skipping their molt?

Discussion in 'Chicken Behaviors and Egglaying' started by SueBaby, Nov 1, 2011.

  1. SueBaby

    SueBaby Chillin' With My Peeps

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    Feb 14, 2011
    Oceanside, CA
    My girls were hatched in early April and late May. I've been told that they will skip their molt this fall, which I assume is a good thing- ie more eggs for us.

    Question #1, if I start my next set of chicks in the winter will they still skip their molt the first year? It seems like it would be a good idea to start with chicks earlier so that they get into a good egg laying routine before the days get short in the fall. I just wonder if they are old enough to be good layers by fall, would they also be old enough to molt?

    Our current pullets that were hatched in April are pretty consistent layers. I think only 1 of the 3 hatched in late May is laying. I am wondering if they are more affected by the shortening days than the older ones. I am in So. Cal, so the days are not as short as they are in more northern locations.

    Question #2, Is there a chance they won't start laying at all until the days get longer again?
     
  2. Fred's Hens

    Fred's Hens Chicken Obsessed Premium Member

    Different breeds do different things, in my experience.

    With a high output layer like a sexlink or production strains of RIR, BR, etc, a "spring chicken" (thus, the expression) will generally not moult their first autumn, as they just aren't in need of a full body do over. A chick born in late summer, fall or winter generally WILL moult that next fall. It is nature's way. Birds have mini moults that aren't as noticeable, but the big one causes the bird to have a new lease on feathers. During the moult, she stops laying because it would be very difficult to have adequate protein to do both, as both the feather and the egg require protein. Not laying for a few months also gives the reproductive system a breather. Good for us to remember that a chicken lays eggs to reproduce, not produce food, per se. In domesticating the bird, we're just "stealing" her eggs. She only needs to lay 24-40 eggs a year for reproduction purposes. We've "upped the anti" and through selective breeding have pushed them to laying rates far beyond what they need for mere reproduction.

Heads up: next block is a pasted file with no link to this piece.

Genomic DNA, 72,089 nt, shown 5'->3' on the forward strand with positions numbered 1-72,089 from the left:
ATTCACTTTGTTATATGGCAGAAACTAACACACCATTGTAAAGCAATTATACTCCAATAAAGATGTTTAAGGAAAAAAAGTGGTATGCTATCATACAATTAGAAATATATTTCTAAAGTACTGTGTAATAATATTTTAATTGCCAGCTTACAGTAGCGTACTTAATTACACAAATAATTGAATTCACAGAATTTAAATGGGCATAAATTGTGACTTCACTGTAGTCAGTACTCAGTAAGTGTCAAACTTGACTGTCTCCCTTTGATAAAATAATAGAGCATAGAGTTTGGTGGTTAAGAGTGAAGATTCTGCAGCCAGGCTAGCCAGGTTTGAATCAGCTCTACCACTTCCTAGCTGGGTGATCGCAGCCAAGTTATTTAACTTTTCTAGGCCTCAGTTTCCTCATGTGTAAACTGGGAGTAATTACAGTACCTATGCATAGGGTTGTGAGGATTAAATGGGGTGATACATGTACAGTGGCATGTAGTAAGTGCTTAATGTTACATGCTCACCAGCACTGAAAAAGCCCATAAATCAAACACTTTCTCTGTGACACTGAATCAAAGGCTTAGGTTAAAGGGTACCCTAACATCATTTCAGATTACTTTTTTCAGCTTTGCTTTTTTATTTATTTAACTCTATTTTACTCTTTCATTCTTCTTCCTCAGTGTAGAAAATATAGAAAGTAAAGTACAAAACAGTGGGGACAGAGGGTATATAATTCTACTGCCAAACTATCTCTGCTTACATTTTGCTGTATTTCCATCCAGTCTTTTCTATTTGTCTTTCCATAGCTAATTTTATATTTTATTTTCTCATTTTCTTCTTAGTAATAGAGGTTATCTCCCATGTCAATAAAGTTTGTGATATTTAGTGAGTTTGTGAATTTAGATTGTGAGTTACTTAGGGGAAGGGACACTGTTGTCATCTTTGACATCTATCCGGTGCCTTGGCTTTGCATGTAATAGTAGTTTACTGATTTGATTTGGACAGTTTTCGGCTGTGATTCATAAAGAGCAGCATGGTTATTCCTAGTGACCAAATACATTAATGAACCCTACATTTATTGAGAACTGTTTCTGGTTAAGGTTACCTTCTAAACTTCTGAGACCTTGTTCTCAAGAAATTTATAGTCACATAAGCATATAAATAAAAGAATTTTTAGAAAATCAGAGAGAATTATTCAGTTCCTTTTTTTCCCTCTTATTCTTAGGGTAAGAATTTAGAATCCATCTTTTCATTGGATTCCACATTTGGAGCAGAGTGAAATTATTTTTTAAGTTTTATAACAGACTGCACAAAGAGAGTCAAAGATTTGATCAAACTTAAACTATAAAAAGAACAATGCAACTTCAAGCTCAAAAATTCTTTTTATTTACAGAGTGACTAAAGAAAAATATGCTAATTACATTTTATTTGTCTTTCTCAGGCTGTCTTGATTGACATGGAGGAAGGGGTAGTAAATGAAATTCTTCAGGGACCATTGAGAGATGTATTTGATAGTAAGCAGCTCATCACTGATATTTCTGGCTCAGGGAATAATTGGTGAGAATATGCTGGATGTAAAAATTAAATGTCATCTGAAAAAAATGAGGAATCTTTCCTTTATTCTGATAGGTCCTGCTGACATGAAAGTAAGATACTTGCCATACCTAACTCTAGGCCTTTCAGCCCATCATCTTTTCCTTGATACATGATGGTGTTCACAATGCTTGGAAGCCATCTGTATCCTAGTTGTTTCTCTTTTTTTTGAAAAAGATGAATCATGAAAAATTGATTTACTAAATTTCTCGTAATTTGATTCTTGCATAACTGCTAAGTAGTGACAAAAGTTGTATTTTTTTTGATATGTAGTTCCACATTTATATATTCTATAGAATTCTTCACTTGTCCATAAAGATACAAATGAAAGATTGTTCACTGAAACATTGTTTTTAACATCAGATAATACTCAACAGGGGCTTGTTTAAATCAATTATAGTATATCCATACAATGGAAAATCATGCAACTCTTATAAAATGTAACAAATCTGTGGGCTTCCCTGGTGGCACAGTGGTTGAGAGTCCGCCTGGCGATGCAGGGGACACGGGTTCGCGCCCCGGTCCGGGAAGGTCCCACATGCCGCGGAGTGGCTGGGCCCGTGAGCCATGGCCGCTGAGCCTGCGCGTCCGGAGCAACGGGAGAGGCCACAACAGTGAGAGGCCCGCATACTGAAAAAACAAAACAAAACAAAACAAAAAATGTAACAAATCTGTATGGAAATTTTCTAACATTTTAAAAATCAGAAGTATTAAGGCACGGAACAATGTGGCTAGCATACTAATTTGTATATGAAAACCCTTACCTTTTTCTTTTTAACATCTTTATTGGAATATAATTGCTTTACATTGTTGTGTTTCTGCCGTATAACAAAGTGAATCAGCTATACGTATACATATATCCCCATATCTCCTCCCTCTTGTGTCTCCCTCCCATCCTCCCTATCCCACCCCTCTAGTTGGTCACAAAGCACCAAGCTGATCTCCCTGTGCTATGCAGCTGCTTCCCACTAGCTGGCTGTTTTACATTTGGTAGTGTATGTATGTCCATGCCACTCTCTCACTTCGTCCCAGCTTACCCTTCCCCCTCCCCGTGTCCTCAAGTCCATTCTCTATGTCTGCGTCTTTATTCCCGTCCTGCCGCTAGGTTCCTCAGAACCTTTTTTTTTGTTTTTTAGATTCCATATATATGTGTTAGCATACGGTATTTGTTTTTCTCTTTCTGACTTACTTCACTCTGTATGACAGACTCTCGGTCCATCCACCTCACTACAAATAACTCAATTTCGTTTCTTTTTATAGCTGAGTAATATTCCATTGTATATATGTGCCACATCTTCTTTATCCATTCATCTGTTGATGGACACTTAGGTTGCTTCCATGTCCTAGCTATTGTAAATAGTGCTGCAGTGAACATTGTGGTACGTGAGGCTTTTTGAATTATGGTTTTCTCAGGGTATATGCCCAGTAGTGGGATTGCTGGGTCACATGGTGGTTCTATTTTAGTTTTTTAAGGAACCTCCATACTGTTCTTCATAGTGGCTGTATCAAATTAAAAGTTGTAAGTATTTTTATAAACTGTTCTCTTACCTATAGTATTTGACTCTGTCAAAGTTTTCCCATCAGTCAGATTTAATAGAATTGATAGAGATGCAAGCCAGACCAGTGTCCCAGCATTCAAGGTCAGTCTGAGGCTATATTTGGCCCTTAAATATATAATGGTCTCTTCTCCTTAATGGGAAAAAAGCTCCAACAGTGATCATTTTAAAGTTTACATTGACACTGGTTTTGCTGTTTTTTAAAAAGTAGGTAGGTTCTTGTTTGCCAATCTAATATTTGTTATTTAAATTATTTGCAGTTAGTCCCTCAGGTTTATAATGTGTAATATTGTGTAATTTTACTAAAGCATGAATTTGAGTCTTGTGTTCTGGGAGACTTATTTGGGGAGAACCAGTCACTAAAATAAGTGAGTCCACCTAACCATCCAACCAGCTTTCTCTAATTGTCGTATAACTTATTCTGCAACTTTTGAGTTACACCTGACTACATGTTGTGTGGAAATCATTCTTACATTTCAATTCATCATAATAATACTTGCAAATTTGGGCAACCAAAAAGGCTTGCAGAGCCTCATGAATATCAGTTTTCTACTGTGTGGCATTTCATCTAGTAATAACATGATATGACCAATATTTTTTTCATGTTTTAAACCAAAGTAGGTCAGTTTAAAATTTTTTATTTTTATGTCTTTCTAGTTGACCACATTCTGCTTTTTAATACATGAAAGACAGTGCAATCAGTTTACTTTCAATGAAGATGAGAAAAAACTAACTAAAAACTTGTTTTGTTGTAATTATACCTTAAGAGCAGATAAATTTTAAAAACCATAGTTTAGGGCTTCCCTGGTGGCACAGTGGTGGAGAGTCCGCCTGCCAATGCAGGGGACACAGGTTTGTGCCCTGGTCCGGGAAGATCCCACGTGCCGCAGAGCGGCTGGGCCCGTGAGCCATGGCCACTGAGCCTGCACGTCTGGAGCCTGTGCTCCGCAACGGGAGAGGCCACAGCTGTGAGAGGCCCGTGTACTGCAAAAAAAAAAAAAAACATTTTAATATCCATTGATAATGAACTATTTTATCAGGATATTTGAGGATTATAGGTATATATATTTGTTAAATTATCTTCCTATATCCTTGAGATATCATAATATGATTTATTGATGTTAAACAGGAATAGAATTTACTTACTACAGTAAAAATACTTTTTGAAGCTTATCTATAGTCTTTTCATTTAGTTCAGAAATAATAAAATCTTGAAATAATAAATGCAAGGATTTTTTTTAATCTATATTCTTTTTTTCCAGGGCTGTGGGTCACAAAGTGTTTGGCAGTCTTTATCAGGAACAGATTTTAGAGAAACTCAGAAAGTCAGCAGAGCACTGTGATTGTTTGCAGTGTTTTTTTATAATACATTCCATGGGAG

3. Fred's Hens

    Fred's Hens Chicken Obsessed Premium Member

    The batch you mentioned hatched in May, these may not lay until next spring. By the time their maturity is reached, the daylight hours have really declined. If you are inclined, you can push them with artificial lighting, but even then, they may still wait until next spring. I love September hatched chicks for this reason. They start laying in February and lay up a storm until their first moult in fall.
     
  4. allpeepedout

    allpeepedout Chillin' With My Peeps

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    Mar 2, 2011
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    I have six pullets hatched late Feb., and I believe one EE has been moulting very slowly for many weeks. She is a big buff EE, started laying at 19 wks, and was this summer a very good layer of big bluish eggs, sometimes bigger than BR eggs. I think another may be starting to molt, too. I did not expect them to molt this year but am learning.
     
  5. Katydid2011

    Katydid2011 Chillin' With My Peeps

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    Apr 22, 2011
    West Coast USA
    Fred's Hens :

    The batch you mentioned hatched in May, these may not lay until next spring. By the time their maturity is reached, the daylight hours have really declined. If you are inclined, you can push them with artificial lighting, but even then, they may still wait until next spring. I love September hatched chicks for this reason. They start laying in February and lay up a storm until their first moult in fall.

    X2 [​IMG]
     

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